Taming the Google Chrome Cache I

Preventing Chrome from caching your code

Google Chrome is not always reliable when it comes to clearing its cache. In this article we'll see some ways to fix that.

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The Problem

I like Chrome for development. I know where things are in it and I'm good at using Chrome Dev. Tools to troubleshoot issues. But Chrome is notorious for not fully clearing it's cache.

It's maddening to make changes that don't take effect, even after clearing the MODX cache. I've often had the experience of changing some bit of HTML, CSS, JavaScript or PHP code and not seeing any effect. Clearing the MODX cache has no effect. Manually removing the files in the core/cache directory has no effect. The last straw is when I write to the error log in my code and the error message doesn't show up. That's a strong clue that the browser cache is to blame.

Clearing the entire browser cache is a pain since it often removes things that make life easier on the web. Worse yet, it doesn't always work. Using Ctrl-F5 by itself often won't work. Disabling the Chrome cache in Dev. Tools sometimes won't work.

The most reliable thing is to disable the Chrome cache, leave Dev. Tools showing, and then hit Ctrl-F5, but that slows things down considerably (especially in the MODX Manager), and sometimes, even *that* doesn't work, especially when it comes to JavaScript code.

A Universal, but Flawed Solution

Here's a method that's very reliable, but a little bit of a pain to implement. Put this in your .htaccess file:

<IfModule mod_expires.c>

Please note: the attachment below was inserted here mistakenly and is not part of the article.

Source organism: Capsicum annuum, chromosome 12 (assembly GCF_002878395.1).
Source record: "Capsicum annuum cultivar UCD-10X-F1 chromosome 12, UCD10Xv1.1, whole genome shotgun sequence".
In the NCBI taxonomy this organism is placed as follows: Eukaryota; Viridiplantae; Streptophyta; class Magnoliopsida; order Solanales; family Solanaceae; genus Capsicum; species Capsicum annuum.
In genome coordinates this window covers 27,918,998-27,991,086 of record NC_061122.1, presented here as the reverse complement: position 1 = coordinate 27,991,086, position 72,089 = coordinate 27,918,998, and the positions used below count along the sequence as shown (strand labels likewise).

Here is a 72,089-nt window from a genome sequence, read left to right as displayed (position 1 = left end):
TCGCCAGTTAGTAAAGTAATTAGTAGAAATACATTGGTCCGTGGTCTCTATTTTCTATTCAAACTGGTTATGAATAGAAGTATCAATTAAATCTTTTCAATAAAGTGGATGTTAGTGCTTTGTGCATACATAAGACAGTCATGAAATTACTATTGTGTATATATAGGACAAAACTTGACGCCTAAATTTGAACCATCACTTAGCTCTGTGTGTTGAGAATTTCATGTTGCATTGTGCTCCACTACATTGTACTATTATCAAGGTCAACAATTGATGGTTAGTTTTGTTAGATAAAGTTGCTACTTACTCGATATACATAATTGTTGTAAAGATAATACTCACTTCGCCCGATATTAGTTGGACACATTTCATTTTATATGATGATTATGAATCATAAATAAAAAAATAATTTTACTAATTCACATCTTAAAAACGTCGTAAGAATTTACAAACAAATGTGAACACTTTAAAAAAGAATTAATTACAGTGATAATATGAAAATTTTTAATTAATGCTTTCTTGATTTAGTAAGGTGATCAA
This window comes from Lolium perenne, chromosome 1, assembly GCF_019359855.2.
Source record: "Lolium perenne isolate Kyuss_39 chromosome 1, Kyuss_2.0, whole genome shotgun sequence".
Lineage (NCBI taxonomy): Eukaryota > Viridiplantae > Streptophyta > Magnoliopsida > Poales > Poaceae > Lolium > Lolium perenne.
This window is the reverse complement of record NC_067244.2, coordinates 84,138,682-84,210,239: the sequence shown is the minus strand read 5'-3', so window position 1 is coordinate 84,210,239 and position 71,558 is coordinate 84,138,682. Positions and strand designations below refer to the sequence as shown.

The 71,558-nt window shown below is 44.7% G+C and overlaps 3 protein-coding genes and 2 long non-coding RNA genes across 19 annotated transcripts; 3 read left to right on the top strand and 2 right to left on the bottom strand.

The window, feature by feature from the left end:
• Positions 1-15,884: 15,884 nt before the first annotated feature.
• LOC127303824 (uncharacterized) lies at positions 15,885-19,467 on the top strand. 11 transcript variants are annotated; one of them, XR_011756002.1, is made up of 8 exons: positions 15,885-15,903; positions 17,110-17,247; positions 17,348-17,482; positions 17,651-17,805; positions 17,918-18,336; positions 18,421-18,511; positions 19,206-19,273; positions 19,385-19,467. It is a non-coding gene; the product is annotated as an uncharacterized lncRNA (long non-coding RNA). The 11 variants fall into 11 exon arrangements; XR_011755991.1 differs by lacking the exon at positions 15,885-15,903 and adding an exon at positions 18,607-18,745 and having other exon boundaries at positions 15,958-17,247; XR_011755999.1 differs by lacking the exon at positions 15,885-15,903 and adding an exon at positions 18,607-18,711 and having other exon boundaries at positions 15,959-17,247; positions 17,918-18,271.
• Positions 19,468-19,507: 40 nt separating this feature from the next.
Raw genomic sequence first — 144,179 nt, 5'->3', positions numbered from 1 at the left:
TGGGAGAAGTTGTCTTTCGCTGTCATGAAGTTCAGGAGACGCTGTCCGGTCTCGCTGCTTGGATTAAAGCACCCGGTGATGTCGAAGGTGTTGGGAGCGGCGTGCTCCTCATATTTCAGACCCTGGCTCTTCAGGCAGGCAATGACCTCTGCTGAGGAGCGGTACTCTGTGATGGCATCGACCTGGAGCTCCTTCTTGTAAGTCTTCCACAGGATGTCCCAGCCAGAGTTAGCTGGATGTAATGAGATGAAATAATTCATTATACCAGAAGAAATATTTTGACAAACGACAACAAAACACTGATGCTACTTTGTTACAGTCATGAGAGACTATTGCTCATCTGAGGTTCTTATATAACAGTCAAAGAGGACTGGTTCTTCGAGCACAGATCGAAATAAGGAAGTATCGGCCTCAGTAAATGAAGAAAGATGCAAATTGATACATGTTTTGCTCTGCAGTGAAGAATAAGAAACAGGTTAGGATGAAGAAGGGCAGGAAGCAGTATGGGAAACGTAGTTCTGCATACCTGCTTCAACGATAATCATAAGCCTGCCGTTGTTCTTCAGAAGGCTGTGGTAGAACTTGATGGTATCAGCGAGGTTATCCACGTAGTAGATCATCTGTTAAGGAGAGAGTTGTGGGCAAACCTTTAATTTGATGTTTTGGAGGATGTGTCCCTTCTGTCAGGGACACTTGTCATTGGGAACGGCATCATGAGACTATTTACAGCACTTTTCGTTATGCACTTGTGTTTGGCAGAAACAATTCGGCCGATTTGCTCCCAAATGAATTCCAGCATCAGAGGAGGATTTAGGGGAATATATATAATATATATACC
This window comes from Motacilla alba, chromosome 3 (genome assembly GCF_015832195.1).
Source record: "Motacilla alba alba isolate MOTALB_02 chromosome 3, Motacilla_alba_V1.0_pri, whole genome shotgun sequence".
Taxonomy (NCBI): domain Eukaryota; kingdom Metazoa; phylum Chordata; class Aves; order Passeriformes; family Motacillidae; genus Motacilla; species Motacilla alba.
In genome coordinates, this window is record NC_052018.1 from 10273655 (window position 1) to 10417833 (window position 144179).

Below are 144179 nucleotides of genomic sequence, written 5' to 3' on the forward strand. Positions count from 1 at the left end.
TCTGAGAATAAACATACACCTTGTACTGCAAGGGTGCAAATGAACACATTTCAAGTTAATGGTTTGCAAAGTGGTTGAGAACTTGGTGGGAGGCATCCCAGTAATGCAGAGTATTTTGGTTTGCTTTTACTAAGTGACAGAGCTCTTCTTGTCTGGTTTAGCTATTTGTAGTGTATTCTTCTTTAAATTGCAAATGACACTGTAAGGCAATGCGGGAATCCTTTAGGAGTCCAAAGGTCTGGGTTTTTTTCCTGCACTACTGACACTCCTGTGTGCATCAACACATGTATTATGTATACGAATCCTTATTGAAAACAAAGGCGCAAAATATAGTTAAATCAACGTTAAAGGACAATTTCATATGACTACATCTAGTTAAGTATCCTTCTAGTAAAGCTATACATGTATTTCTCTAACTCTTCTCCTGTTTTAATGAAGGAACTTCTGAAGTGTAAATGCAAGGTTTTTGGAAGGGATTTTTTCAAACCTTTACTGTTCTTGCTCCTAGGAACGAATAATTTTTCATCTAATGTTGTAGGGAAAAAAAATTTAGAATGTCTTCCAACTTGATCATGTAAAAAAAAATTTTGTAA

ExpiresActive On
    ExpiresDefault "access plus 1 minutes"
    ExpiresByType text/javascript "access plus 1 minutes"
    ExpiresByType text/html "access plus 1 minutes"
    ExpiresByType text/css "access plus 1 minutes"
    ExpiresByType image/gif "access plus 1 minutes"
    ExpiresByType image/png "access plus 1 minutes"
    ExpiresByType image/jpeg "access plus 1 minutes"

This has the advantage of working in any browser, though it requires the mod_expires module to be loaded. The down side is that on a live site, the browser will cache nothing for more than a minute. No JavaScript, CSS, images, HTML, or PHP will be cached. The site will be slow, not just for you, but for everyone. You'll also want to comment this section out when you're through working. It gets tiring commenting and un-commenting it over and over.

Another problem with this solution is that if you're working fast, the minute may not be up when you test your changes, and it's way too annoying to set a one-minute timer every time you load a page, then wait for it to go off before testing your changes.

Another Way

Another quick way to convince Chrome not to cache your pages is to add a query parameter to the end of the URL. Say your page is at this URL:


You can add a query parameter to the end of the URL to make Chrome think it's a different page:


Don't forget the question mark or you'll end up and the error (page-not-found) page. If the page is a MODX manager page, you usually need to add an ampersand instead of the questions mark and tack your parameter on the end, like this:



One drawback of this method is that you need to use a different number each time you reload the page. It also adds a new page to the browser cache every time you do that, possibly pushing out previously cached pages you might rather keep. To be honest, I don't know if this method prevents caching for the elements that get loaded with the page, such as CSS and JS files loaded in the code. I've never checked because the method we'll see in the next article is a much better way to go.

Coming Up

In the next article, we'll look at preventing Chrome from caching things using a handy Chrome extension.

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